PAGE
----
According to a company called “Living Office’ whose work centers around “a human centered approach to work and workplace” quote that their research and results are helping people feel more creative, connected, and engaged in their work. In turn, organizations are seeing greater efficiency, productivity, and innovation. My question is how often do we like to alter our working environments to bring out behavioral patterns which might not be in the DNA of that employee? Before we invest in altering environments, can we invest in hiring the “right” talent who will embrace collaboration, innovation and positive engagement with no changes to the physical elements in the workplace?

While testing for functional expertise is always paramount, do companies really test for cultural fit and chemistry? How many organizations have candidates interviewed by others in different departments who do not have the same functional knowledge and seldom look for other elements of chemistry and cultural fit?

In many companies there are “lifers” who are productive and also fit into the culture and chemistry of the company very well and are extremely productive, collaborative and innovative. . How often have we studied them to determine what makes them tick and then use those learnings to build a battery of predictive fit dimensions that can be used in the interview process? Can we further segment them by job functions so we can fine tune the process?

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Copyright: Publicis Health, 2016

Precision Recruiting – identifying your company’s DNA

Taking a prospective candidate through an assessment center as seen in the Precision Recruiting Roadmap above will be a good start. The roadmap depicts how a company can study, validate and create predictive metrics for measuring and predicting “fit” within the organization. Having done this in my company, it is eye opening to see how many people who we would have hired for functional competency, fail miserably during the simulation exercise when it came to cultural fit. Doing this and even getting it half right will go a long way in talent retention.

In sales organizations formalizing coaching in quantitative dimensions will be key in ascertaining productivity and fit. If done right no company needs to waste money to make “The Offer” to leave as is being done at Zappos. In order to develop predictive indices, we need to study the successful employee in the organization who are functionally and culturally “fit” for the organization. Developing coaching modules matching individual learning styles and correlating to performance will help organizations get closer to mining for predictive indices. Studying exiting employees, coaching with defined quantitative outcomes, creating predictive metrics for functional and cultural fit/chemistry and using these metrics to create talent acquisition tests and tools is precision recruiting.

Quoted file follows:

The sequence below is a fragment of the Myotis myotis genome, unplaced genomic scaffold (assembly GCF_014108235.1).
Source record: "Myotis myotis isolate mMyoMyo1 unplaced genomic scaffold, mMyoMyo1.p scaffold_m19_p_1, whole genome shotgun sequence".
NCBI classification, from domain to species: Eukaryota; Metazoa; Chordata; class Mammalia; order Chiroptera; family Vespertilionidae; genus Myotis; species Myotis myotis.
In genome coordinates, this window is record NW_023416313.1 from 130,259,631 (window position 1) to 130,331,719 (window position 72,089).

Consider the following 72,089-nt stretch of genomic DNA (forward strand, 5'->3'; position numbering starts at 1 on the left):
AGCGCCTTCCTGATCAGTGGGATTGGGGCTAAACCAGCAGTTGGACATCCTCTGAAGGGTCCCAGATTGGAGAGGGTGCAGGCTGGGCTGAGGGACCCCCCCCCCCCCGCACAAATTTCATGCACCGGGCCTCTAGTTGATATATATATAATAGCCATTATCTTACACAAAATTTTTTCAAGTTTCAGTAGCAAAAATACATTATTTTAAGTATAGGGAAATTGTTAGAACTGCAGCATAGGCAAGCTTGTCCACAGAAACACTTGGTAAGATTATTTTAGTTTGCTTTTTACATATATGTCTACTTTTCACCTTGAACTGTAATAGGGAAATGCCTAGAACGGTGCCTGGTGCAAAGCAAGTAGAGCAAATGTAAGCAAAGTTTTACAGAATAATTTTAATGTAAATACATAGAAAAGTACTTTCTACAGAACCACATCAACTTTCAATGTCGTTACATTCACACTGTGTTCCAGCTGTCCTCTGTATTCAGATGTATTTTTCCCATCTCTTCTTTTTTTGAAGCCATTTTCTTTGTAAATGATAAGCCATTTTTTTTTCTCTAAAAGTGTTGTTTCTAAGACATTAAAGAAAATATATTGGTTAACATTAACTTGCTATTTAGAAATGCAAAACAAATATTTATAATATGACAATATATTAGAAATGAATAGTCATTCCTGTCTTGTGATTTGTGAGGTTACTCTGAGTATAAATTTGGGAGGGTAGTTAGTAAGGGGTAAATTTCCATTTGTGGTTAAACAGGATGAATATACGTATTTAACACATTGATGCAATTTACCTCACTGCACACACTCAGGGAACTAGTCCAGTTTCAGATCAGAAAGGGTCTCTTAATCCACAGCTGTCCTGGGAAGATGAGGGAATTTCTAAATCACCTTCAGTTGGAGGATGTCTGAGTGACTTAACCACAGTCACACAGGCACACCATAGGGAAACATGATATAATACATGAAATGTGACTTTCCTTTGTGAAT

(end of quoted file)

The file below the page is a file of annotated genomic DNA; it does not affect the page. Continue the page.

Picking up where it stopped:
Precision recruiting is just warming up but promises to pay big time. The more we quantify the candidate journey, the more we will learn to get this right. We at Publicis Health are also experimenting with building a battery of quantifiable coaching “dimensions” both on functional mastery and on much softer skills for coaching. Each manager can “score” a coaching report and set up the next one depending on the employees learning style and scores. Hopefully one day when the coaching report scores correlate with performance, we would come close to perfecting these “dimensions of necessary attributes” – the company’s DNA!

Learn more about Publicis Touchpoint Solution’s Recruiting Capability.

Written by Mark J. Stevens

Chief Strategy Officer, Publicis Touchpoint Solutions|Publicis PDI|Publicis Tardis Medical

What do you think?